I found a SSD drive at work so i took it home to test it. The only machine i had that i could easily use was my NAS server. I have a 4TB mirror'd Raid 1 in it. I unplugged one of the drives and plugged in the SSD i found. Turns out the drive didn't work. So i plugged back in the 4TB drive and windows recognized it as a independant HD. I was afraid to delete the drive in disk manager and am now wondering if the raid array has been lost. I have over 2.5TB of data on the raid so i really would hate to lose it. Thoughts? The raid 1 was created using windows.

The data has not been lost on the first drive. All my data is in tact. However, the redundant drive now has partial folders from the primary drive. And windows now see's it as a independent drive. The purpose of a raid 1 is so that if 1 drive fails, you can plug in a new hard drive and the raid 1 will automatically transfer the data to the new drive. But in my case i did not have a drive failure. I just unplugged one of the drives and plugged in a test SSD. upon plugging back in the first drive, windows decided to see it as an independent drive and assigned it its own drive letter. Before i did this my raid 1 set showed as drive D: not drive D: and E:

  • Disk Mirror within Windows isn’t specifically RAID 1. Based on the behavior you describe there is a good chance your data is lost.
    – Ramhound
    Nov 21, 2019 at 19:59
  • More info has been added to the original post. Nov 21, 2019 at 21:21

1 Answer 1


Windows does not realize this disk is the same disk that was previously part of the array, for one reason or another. Generally you can fix this by un-assigning the drive letters, deleting any volumes on the removed drive, and re-adding it to the mirrors. We can do this using diskpart.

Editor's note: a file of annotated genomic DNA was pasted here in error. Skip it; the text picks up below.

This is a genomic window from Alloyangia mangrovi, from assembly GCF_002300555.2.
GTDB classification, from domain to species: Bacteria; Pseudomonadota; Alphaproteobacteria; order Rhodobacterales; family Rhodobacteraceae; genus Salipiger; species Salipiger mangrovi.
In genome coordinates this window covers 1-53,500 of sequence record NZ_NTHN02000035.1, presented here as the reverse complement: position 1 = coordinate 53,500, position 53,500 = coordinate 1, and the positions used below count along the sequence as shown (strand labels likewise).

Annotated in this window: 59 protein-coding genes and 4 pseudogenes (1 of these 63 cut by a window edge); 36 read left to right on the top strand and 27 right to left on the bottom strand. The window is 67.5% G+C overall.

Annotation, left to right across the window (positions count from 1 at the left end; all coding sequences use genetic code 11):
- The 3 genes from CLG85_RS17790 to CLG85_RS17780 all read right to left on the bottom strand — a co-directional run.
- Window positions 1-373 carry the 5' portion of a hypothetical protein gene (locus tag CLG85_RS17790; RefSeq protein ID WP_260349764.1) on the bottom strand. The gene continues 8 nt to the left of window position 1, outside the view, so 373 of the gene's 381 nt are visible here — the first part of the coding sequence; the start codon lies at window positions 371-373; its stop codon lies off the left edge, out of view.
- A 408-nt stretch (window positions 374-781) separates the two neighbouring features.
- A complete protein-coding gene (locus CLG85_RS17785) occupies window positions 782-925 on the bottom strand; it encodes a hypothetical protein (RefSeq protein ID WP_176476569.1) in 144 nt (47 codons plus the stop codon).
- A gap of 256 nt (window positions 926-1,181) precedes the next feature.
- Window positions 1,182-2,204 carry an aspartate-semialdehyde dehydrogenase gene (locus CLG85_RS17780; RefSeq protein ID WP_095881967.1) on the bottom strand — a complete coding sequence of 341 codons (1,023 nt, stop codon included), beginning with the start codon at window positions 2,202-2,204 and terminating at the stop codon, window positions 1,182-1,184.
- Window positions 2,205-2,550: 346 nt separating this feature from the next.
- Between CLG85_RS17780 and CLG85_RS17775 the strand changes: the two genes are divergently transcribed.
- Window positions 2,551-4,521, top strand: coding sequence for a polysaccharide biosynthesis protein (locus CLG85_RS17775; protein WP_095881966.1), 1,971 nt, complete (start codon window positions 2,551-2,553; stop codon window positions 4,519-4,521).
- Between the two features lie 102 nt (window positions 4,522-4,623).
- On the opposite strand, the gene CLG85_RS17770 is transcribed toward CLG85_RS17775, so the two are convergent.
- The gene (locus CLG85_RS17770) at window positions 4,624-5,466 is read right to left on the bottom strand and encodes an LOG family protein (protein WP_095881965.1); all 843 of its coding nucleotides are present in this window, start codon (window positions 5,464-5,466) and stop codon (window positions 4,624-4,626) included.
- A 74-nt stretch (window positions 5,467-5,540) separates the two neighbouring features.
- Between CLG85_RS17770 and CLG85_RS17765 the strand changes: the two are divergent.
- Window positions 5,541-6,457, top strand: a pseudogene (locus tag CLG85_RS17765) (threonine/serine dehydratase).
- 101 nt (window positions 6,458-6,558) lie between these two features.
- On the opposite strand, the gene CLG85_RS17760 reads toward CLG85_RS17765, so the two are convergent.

Warning: this is based on my best judgement and experience based on a limited view of your particular situation. Proceed with caution and stop and think twice if you encounter anything that doesn't seem to line up with the procedure described herein.

  1. Back up everything.
  2. Run diskpart as administrator (e.g. press Start, type "diskpart", press Ctrl-Shift-Enter)
  3. In diskpart: run list disk command. Identify with absolute certainty the number that represents the disk you are trying to get re-added to the array.
  4. select disk N where N is the number you identified.
  5. list volume and identify any drive letter(s) associated with any volume(s) on the disk.
  6. remove letter=X, replacing X with the drive letter in question, for each volume identified in the previous step.
  7. Delete the old volumes on the disk you are trying to re-add. Make absolutely sure you have identified the correct disk and volumes. For each volume, do select volume N then delete volume.
  8. Re-add the disk to the mirrored volumes. list volumes and identify which volume(s) are the mirrored volume(s) on your never-removed disk. For each such volume, select volume M, then add disk=N where M is the volume to be mirrored and N is your problematic disk.
  9. exit
  • You should also be able to do something like this in Windows' Disk Management GUI, although I'm not sure exactly what the procedure looks like doing it that way. You might consider at least glancing at the Disk Management tool if you haven't, as it may reveal additional information about your situation.
    – tgies
    Nov 21, 2019 at 22:48

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